by Marcus Burke ‧ RELEASE DATE: April 8, 2014
Burke crafts a street-smart tale of the possibilities and temptations of growing up. There is power in his words, and the...
A wonderful debut novel that moves with the rhythm of the streets.
Andre Battel’s Jamaican grandfather calls him “champion,” after the winner of a TV show they watch every morning over breakfast. Pa-Paw teaches him to cook eggs and tries to keep him on the level. That's a tough goal for a 10-year-old whose father smokes weed to fuel his fantasies of being a reggae drummer. The streets of Milton, Mass., come alive in these pages, thumping with music and the smell of burning blunts. Andre dribbles through the crowds on the corners and past the girls showing their stuff at school, on his way up the basketball ladder as a winner, a champion. But there's much that's beyond his control. His father disappears for months at a time. School becomes only a measure of his powerlessness as he questions authority and its consequences. He starts running errands for Team Seven, the local pot-selling gang he joins at age 11, making the “munchies run” for the older guys. He earns money for these errands and learns what is cool and what is not in a neighborhood where everyone knows everyone’s business. Andre narrates most of the book in the first person, and as he ages, the rhythm of his speech gains steam and he speaks more and more the street code of Team Seven. He graduates to dealing drugs and smoking his product for a continuous buzz. Burke’s words meld with Andre’s progression into hell until "the dark cloud over my head exploded, it was like the perfect storm and felt like watching a nurse jab a needle into my arm.” The deluge is a shooting that can make or break this young man’s life.Burke crafts a street-smart tale of the possibilities and temptations of growing up. There is power in his words, and the tale moves like a locomotive right to the end.
Pub Date: April 8, 2014
Page Count: 272
Review Posted Online: March 5, 2014
Kirkus Reviews Issue: March 15, 2014
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by Kristin Hannah ‧ RELEASE DATE: Feb. 3, 2015
Still, a respectful and absorbing page-turner.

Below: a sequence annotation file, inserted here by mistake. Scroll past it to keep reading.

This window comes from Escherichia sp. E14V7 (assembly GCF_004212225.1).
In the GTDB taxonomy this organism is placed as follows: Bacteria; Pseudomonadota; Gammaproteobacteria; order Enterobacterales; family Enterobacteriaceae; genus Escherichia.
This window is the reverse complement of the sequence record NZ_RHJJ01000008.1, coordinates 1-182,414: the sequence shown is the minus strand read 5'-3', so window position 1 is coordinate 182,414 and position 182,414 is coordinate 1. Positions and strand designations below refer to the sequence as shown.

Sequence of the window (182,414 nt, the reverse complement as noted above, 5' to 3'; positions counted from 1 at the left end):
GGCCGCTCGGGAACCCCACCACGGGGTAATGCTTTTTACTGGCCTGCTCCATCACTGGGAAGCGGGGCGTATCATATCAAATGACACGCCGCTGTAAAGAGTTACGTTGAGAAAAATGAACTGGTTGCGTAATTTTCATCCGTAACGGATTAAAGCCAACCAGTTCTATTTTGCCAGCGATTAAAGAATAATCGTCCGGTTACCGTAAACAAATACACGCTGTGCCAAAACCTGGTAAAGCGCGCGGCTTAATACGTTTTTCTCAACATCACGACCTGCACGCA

Hannah’s new novel is an homage to the extraordinary courage and endurance of Frenchwomen during World War II.
In 1995, an elderly unnamed widow is moving into an Oregon nursing home on the urging of her controlling son, Julien, a surgeon. This trajectory is interrupted when she receives an invitation to return to France to attend a ceremony honoring passeurs: people who aided the escape of others during the war. Cut to spring, 1940: Viann has said goodbye to husband Antoine, who's off to hold the Maginot line against invading Germans. She returns to tending her small farm, Le Jardin, in the Loire Valley, teaching at the local school and coping with daughter Sophie’s adolescent rebellion. Soon, that world is upended: The Germans march into Paris and refugees flee south, overrunning Viann’s land. Her long-estranged younger sister, Isabelle, who has been kicked out of multiple convent schools, is sent to Le Jardin by Julien, their father in Paris, a drunken, decidedly unpaternal Great War veteran. As the depredations increase in the occupied zone—food rationing, systematic looting, and the billeting of a German officer, Capt. Beck, at Le Jardin—Isabelle’s outspokenness is a liability. She joins the Resistance, volunteering for dangerous duty: shepherding downed Allied airmen across the Pyrenees to Spain. Code-named the Nightingale, Isabelle will rescue many before she's captured. Meanwhile, Viann’s journey from passive to active resistance is less dramatic but no less wrenching. Hannah vividly demonstrates how the Nazis, through starvation, intimidation and barbarity both casual and calculated, demoralized the French, engineering a community collapse that enabled the deportations and deaths of more than 70,000 Jews. Hannah’s proven storytelling skills are ideally suited to depicting such cataclysmic events, but her tendency to sentimentalize undermines the gravitas of this tale.Still, a respectful and absorbing page-turner.